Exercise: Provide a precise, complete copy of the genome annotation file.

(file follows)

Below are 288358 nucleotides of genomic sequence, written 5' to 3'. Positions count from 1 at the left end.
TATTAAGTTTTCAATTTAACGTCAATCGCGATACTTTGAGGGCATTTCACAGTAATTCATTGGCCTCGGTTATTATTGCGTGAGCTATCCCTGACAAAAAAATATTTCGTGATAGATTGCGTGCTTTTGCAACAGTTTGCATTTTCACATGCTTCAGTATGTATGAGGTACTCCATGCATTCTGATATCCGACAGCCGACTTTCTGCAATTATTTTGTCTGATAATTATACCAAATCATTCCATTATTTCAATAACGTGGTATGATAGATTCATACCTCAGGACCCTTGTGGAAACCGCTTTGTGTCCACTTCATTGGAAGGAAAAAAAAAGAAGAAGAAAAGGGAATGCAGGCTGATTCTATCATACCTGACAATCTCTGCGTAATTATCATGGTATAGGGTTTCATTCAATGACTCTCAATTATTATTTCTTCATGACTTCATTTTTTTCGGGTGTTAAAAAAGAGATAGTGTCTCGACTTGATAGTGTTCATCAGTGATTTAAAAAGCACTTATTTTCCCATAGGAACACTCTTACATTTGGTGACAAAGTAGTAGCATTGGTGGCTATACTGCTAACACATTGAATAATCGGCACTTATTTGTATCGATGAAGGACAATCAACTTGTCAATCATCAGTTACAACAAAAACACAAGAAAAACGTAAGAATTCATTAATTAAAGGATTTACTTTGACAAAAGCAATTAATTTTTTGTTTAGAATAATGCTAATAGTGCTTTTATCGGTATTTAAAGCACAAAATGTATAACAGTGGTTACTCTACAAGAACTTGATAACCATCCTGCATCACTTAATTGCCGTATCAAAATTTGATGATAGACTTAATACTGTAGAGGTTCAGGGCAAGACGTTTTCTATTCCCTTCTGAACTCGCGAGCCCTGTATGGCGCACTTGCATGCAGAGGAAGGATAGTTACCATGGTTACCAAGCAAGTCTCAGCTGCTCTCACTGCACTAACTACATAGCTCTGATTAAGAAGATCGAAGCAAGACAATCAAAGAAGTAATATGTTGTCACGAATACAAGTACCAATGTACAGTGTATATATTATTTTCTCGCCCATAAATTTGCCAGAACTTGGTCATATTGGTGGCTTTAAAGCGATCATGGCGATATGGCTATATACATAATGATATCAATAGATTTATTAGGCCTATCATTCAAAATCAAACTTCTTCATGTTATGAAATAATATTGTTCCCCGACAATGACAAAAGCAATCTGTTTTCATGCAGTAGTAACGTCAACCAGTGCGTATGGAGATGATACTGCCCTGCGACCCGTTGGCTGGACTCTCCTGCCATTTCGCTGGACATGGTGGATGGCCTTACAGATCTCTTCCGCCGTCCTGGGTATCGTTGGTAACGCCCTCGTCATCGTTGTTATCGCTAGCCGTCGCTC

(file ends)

Below are 288358 nucleotides of genomic sequence, written 5' to 3'. Positions count from 1 at the left end.
TATTAAGTTTTCAATTTAACGTCAATCGCGATACTTTGAGGGCATTTCACAGTAATTCATTGGCCTCGGTTATTATTGCGTGAGCTATCCCTGACAAAAAAATATTTCGTGATAGATTGCGTGCTTTTGCAACAGTTTGCATTTTCACATGCTTCAGTATGTATGAGGTACTCCATGCATTCTGATATCCGACAGCCGACTTTCTGCAATTATTTTGTCTGATAATTATACCAAATCATTCCATTATTTCAATAACGTGGTATGATAGATTCATACCTCAGGACCCTTGTGGAAACCGCTTTGTGTCCACTTCATTGGAAGGAAAAAAAAAGAAGAAGAAAAGGGAATGCAGGCTGATTCTATCATACCTGACAATCTCTGCGTAATTATCATGGTATAGGGTTTCATTCAATGACTCTCAATTATTATTTCTTCATGACTTCATTTTTTTCGGGTGTTAAAAAAGAGATAGTGTCTCGACTTGATAGTGTTCATCAGTGATTTAAAAAGCACTTATTTTCCCATAGGAACACTCTTACATTTGGTGACAAAGTAGTAGCATTGGTGGCTATACTGCTAACACATTGAATAATCGGCACTTATTTGTATCGATGAAGGACAATCAACTTGTCAATCATCAGTTACAACAAAAACACAAGAAAAACGTAAGAATTCATTAATTAAAGGATTTACTTTGACAAAAGCAATTAATTTTTTGTTTAGAATAATGCTAATAGTGCTTTTATCGGTATTTAAAGCACAAAATGTATAACAGTGGTTACTCTACAAGAACTTGATAACCATCCTGCATCACTTAATTGCCGTATCAAAATTTGATGATAGACTTAATACTGTAGAGGTTCAGGGCAAGACGTTTTCTATTCCCTTCTGAACTCGCGAGCCCTGTATGGCGCACTTGCATGCAGAGGAAGGATAGTTACCATGGTTACCAAGCAAGTCTCAGCTGCTCTCACTGCACTAACTACATAGCTCTGATTAAGAAGATCGAAGCAAGACAATCAAAGAAGTAATATGTTGTCACGAATACAAGTACCAATGTACAGTGTATATATTATTTTCTCGCCCATAAATTTGCCAGAACTTGGTCATATTGGTGGCTTTAAAGCGATCATGGCGATATGGCTATATACATAATGATATCAATAGATTTATTAGGCCTATCATTCAAAATCAAACTTCTTCATGTTATGAAATAATATTGTTCCCCGACAATGACAAAAGCAATCTGTTTTCATGCAGTAGTAACGTCAACCAGTGCGTATGGAGATGATACTGCCCTGCGACCCGTTGGCTGGACTCTCCTGCCATTTCGCTGGACATGGTGGATGGCCTTACAGATCTCTTCCGCCGTCCTGGGTATCGTTGGTAACGCCCTCGTCATCGTTGTTATCGCTAGCCGTCGCTC